When Judge Samuel A. Alito Jr. accepted his nomination to the Supreme Court with President Bush standing over his shoulder like a proud father, Alito dropped an unsubtle hint that he will be tough to mess with. “I argued my first case before the Supreme Court in 1982, and I still vividly recall that day,” said Alito, who was put on the 3rd Circuit Court of Appeals, in Philadelphia, by Bush’s father. Underscore “first”; this is a lawyer who’s been in the end zone before.
With his nomination of Harriet Miers, who had little experience with constitutional law, Bush went with advice that he pick someone from outside the “judicial monastery.” This time, the President went with one of the high priests.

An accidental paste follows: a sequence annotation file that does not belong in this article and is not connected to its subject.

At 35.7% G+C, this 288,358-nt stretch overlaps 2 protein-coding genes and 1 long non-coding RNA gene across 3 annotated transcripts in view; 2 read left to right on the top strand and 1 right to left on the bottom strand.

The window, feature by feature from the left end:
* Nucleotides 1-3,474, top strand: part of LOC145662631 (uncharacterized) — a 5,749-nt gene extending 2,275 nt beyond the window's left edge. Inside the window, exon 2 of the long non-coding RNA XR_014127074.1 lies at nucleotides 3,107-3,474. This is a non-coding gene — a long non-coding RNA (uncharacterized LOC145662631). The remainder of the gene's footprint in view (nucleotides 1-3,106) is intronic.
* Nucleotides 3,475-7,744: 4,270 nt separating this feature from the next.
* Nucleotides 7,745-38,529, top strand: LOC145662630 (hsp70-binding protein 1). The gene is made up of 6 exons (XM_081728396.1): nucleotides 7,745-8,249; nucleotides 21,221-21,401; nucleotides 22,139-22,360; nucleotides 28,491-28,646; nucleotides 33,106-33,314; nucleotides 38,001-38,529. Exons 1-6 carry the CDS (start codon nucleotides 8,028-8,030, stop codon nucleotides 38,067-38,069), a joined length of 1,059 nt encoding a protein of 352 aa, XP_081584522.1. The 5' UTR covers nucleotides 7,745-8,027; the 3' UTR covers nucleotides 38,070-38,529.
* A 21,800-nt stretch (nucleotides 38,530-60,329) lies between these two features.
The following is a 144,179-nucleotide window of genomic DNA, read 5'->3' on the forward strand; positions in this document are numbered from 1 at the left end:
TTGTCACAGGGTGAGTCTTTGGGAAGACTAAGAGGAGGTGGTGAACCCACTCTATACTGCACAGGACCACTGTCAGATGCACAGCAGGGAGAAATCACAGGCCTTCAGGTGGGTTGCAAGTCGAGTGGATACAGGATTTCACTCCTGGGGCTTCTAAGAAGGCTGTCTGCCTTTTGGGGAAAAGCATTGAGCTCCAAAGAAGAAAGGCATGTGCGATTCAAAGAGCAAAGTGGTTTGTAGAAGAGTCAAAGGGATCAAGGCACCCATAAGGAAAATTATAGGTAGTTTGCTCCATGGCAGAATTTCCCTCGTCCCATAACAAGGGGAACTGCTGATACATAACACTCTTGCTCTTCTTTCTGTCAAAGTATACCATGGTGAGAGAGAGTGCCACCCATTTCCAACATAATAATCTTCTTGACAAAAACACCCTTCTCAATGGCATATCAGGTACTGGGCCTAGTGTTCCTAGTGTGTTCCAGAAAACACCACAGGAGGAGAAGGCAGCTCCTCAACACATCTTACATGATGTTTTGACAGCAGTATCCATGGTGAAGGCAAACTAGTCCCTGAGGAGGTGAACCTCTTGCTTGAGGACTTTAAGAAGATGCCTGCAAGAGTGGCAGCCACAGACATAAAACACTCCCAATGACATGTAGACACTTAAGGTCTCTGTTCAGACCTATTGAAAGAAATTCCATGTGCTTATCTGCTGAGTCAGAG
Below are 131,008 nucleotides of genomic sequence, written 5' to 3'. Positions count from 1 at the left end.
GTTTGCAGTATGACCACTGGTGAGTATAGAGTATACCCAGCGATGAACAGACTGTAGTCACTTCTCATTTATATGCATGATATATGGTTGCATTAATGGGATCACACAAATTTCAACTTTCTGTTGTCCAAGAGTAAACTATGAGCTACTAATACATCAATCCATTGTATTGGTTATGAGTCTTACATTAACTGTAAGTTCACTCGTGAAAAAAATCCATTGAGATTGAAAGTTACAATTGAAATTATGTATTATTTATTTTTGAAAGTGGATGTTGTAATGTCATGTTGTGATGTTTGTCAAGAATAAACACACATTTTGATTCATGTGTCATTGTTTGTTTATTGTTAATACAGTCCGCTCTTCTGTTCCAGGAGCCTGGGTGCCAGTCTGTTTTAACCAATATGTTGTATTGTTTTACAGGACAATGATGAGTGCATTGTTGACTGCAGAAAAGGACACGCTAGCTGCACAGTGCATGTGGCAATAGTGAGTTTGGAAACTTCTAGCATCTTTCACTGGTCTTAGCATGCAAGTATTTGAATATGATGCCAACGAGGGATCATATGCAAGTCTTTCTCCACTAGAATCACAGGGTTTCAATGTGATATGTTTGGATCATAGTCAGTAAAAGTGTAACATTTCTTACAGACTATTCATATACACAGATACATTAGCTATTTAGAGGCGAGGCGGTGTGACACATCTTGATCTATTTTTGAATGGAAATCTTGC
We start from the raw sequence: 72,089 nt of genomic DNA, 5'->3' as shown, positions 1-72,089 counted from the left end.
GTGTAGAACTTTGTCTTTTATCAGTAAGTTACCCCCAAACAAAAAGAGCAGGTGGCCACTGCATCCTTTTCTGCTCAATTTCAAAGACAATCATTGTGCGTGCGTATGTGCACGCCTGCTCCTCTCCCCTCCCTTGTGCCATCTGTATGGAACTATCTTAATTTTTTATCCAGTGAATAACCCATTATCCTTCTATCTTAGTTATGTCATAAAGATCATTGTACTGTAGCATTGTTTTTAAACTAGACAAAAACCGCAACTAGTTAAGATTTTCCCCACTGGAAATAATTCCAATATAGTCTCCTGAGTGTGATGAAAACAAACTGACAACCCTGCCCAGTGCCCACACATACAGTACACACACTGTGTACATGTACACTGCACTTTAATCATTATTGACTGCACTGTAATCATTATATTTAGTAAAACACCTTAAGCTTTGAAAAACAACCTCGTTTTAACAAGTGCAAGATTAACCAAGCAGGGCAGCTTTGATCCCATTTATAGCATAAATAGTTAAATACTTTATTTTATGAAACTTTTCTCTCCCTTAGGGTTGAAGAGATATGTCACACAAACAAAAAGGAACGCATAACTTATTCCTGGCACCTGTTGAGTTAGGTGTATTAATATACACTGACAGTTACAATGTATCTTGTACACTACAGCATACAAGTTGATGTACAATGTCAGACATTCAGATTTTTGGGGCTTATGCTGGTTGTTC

As assistant to the solicitor general under President Ronald Reagan, Alito argued 12 cases before the Supremes, and has presented at least two dozen before federal courts of appeal. And while a limited paper trail was one of the Democrats’ few quibbles with the record of Judge John Roberts as he was being considered for chief justice, Alito has a four-lane highway of writings: opinions on the Commerce Clause; the First Amendment (free speech, establishment clause and free exercise clause); the Fourth, Eighth and Eleventh amendments; and the Fourteenth Amendment (procedural due process and substantive due process).
Oh, and then there are his writings on administrative law, criminal law, immigration, the False Claims Act, the Freedom of Information Act, and securities and prison litigation.